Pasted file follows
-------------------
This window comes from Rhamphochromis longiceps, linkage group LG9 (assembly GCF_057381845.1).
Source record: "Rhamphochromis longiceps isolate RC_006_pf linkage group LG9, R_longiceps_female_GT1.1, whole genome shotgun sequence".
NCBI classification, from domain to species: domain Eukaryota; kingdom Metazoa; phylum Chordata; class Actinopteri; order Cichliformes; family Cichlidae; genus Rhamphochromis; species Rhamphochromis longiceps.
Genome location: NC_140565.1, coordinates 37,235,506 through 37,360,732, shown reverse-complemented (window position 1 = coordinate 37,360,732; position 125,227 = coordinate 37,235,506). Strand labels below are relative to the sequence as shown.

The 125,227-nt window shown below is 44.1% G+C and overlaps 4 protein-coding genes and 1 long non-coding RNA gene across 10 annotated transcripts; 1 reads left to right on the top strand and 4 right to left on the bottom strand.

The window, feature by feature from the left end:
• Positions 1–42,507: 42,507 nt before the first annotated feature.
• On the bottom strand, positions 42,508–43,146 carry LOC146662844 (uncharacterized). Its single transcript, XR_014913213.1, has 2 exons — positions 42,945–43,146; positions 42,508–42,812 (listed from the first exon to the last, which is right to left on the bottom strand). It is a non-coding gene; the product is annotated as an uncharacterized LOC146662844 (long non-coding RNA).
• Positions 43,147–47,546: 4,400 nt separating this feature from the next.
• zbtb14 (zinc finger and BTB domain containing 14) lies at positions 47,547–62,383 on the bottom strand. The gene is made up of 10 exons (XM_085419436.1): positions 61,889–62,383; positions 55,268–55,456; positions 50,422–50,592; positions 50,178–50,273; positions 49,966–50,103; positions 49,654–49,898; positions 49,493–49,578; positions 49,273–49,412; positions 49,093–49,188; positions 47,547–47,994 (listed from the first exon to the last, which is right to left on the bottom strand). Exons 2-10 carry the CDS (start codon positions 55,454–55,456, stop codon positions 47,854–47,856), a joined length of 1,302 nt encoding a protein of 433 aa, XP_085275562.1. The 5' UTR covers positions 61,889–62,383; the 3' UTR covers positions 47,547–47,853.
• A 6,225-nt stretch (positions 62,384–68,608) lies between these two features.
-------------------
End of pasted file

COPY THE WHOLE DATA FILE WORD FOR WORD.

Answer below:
This window comes from Rhamphochromis longiceps, linkage group LG9 (assembly GCF_057381845.1).
Source record: "Rhamphochromis longiceps isolate RC_006_pf linkage group LG9, R_longiceps_female_GT1.1, whole genome shotgun sequence".
NCBI classification, from domain to species: domain Eukaryota; kingdom Metazoa; phylum Chordata; class Actinopteri; order Cichliformes; family Cichlidae; genus Rhamphochromis; species Rhamphochromis longiceps.
Genome location: NC_140565.1, coordinates 37,235,506 through 37,360,732, shown reverse-complemented (window position 1 = coordinate 37,360,732; position 125,227 = coordinate 37,235,506). Strand labels below are relative to the sequence as shown.

The 125,227-nt window shown below is 44.1% G+C and overlaps 4 protein-coding genes and 1 long non-coding RNA gene across 10 annotated transcripts; 1 reads left to right on the top strand and 4 right to left on the bottom strand.

The window, feature by feature from the left end:
• Positions 1–42,507: 42,507 nt before the first annotated feature.
• On the bottom strand, positions 42,508–43,146 carry LOC146662844 (uncharacterized). Its single transcript, XR_014913213.1, has 2 exons — positions 42,945–43,146; positions 42,508–42,812 (listed from the first exon to the last, which is right to left on the bottom strand). It is a non-coding gene; the product is annotated as an uncharacterized LOC146662844 (long non-coding RNA).
• Positions 43,147–47,546: 4,400 nt separating this feature from the next.
• zbtb14 (zinc finger and BTB domain containing 14) lies at positions 47,547–62,383 on the bottom strand. The gene is made up of 10 exons (XM_085419436.1): positions 61,889–62,383; positions 55,268–55,456; positions 50,422–50,592; positions 50,178–50,273; positions 49,966–50,103; positions 49,654–49,898; positions 49,493–49,578; positions 49,273–49,412; positions 49,093–49,188; positions 47,547–47,994 (listed from the first exon to the last, which is right to left on the bottom strand). Exons 2-10 carry the CDS (start codon positions 55,454–55,456, stop codon positions 47,854–47,856), a joined length of 1,302 nt encoding a protein of 433 aa, XP_085275562.1. The 5' UTR covers positions 61,889–62,383; the 3' UTR covers positions 47,547–47,853.
• A 6,225-nt stretch (positions 62,384–68,608) lies between these two features.